Smartphone makers Apple and Nokia are getting into the holiday spirit this year by countersuing over a patent dispute.
Apple and Nokia are getting into the holiday spirit this year by suing one another over a patent dispute.
The fun started this past October when Nokia sued Apple for allegedly infringing on 10 of its patents that covered a wide range of mobile data technologies, including speed encoding and decoding, security and encryption. At the time, the Finnish smartphone manufacturer accused Apple of trying to get a "free ride" off of its intellectual property.
Friday, however, Apple accused Nokia of allegedly infringing on 13 of its patents and pointedly told Nokia that "other companies must compete with us by inventing their own technologies, not just by stealing ours." Apple did not detail what patents Nokia allegedly violated but instead provided a long list of the company's accomplishments, such as "igniting" the "personal computer revolution."
With regard to Nokia's original suit, the company has claimed that some 40 companies have licensed the 10 patents that it has accused Apple of infringing upon. Nokia also claims that it has spent upwards of $60 billion over the past 20 years in R&D to procure its key tech patents.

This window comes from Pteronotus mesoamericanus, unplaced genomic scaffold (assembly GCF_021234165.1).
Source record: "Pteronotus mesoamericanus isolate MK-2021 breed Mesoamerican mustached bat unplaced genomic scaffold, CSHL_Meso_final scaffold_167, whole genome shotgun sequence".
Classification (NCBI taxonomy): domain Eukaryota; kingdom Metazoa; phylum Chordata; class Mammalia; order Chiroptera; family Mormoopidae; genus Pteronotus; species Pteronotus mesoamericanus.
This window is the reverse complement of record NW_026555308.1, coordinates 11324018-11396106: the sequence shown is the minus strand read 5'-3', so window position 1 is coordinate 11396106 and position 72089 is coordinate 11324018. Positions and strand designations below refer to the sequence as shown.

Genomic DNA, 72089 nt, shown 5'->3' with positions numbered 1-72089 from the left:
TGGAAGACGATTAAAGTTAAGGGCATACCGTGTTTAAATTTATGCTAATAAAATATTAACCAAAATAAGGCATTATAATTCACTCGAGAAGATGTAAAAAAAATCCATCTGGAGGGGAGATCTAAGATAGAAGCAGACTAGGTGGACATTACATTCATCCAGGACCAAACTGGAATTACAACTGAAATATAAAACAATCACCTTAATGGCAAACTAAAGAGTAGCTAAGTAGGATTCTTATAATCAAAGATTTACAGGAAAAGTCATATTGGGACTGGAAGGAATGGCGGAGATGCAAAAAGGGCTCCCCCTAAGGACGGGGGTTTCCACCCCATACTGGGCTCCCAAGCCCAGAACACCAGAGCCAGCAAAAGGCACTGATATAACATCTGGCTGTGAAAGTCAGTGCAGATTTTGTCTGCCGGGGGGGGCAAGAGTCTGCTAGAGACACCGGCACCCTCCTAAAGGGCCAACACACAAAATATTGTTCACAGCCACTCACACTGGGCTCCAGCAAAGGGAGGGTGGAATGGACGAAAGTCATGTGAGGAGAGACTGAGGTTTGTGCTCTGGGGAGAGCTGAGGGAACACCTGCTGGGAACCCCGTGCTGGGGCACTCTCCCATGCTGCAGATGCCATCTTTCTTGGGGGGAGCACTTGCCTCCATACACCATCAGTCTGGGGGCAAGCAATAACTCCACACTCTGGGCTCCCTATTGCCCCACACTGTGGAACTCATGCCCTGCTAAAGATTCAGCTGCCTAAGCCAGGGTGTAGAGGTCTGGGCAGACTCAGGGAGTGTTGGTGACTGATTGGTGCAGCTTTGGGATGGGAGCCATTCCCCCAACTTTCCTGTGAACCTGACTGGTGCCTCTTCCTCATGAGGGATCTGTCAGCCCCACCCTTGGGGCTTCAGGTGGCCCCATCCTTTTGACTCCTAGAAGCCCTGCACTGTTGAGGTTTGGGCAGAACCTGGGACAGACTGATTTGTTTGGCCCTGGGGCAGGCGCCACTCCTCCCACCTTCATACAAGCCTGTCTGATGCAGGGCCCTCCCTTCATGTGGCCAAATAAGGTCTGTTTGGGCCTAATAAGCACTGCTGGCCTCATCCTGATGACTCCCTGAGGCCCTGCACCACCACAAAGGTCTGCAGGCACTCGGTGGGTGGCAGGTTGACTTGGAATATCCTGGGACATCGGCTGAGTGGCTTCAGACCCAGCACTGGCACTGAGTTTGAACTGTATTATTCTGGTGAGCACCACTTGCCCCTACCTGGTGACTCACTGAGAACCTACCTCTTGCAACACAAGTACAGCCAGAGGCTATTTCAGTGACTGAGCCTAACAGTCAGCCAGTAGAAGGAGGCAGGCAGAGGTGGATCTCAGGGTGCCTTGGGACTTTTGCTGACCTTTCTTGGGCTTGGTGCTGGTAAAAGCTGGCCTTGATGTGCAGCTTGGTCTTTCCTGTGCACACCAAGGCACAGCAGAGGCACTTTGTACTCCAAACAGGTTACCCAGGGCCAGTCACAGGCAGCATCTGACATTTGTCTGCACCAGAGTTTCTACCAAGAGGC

The Apple-Nokia spat is the second high-profile tech-related lawsuit to generate headlines in the past few weeks. In November, AT&T filed a lawsuit against Verizon alleging that the carrier's "There's a Map for That" ads falsely assert that AT&T has major gaps in its wireless coverage. In Verizon's response filed with the U.S. District Court for Northern Georgia, the company eschewed standard legalese and instead launched into a bombastic broadside against its rival. AT&T decided to drop the suit earlier this month after its initial efforts failed to get Verizon to take its ads off the air.